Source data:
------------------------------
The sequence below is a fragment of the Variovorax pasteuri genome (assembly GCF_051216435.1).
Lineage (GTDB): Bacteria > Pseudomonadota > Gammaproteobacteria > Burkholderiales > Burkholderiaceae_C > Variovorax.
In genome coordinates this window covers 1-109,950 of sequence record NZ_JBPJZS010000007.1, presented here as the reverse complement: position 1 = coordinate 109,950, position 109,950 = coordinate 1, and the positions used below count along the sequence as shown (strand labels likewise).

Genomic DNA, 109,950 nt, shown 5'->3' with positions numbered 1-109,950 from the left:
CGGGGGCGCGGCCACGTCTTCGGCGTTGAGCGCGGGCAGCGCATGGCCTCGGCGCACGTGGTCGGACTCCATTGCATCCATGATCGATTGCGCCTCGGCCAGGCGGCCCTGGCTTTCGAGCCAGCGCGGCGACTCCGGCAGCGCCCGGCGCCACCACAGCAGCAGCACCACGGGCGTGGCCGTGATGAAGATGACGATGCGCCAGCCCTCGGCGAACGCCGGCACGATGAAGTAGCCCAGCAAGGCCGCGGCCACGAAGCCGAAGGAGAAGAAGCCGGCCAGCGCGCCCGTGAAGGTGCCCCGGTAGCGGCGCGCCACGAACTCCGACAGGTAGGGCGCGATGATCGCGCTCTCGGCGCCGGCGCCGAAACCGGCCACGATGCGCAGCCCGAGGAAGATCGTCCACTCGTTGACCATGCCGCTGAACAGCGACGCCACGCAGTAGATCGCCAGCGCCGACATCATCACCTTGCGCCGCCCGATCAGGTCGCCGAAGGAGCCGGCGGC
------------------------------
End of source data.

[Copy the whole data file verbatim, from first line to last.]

The sequence below is a fragment of the Variovorax pasteuri genome (assembly GCF_051216435.1).
Lineage (GTDB): Bacteria > Pseudomonadota > Gammaproteobacteria > Burkholderiales > Burkholderiaceae_C > Variovorax.
In genome coordinates this window covers 1-109,950 of sequence record NZ_JBPJZS010000007.1, presented here as the reverse complement: position 1 = coordinate 109,950, position 109,950 = coordinate 1, and the positions used below count along the sequence as shown (strand labels likewise).

Genomic DNA, 109,950 nt, shown 5'->3' with positions numbered 1-109,950 from the left:
CGGGGGCGCGGCCACGTCTTCGGCGTTGAGCGCGGGCAGCGCATGGCCTCGGCGCACGTGGTCGGACTCCATTGCATCCATGATCGATTGCGCCTCGGCCAGGCGGCCCTGGCTTTCGAGCCAGCGCGGCGACTCCGGCAGCGCCCGGCGCCACCACAGCAGCAGCACCACGGGCGTGGCCGTGATGAAGATGACGATGCGCCAGCCCTCGGCGAACGCCGGCACGATGAAGTAGCCCAGCAAGGCCGCGGCCACGAAGCCGAAGGAGAAGAAGCCGGCCAGCGCGCCCGTGAAGGTGCCCCGGTAGCGGCGCGCCACGAACTCCGACAGGTAGGGCGCGATGATCGCGCTCTCGGCGCCGGCGCCGAAACCGGCCACGATGCGCAGCCCGAGGAAGATCGTCCACTCGTTGACCATGCCGCTGAACAGCGACGCCACGCAGTAGATCGCCAGCGCCGACATCATCACCTTGCGCCGCCCGATCAGGTCGCCGAAGGAGCCGGCGGC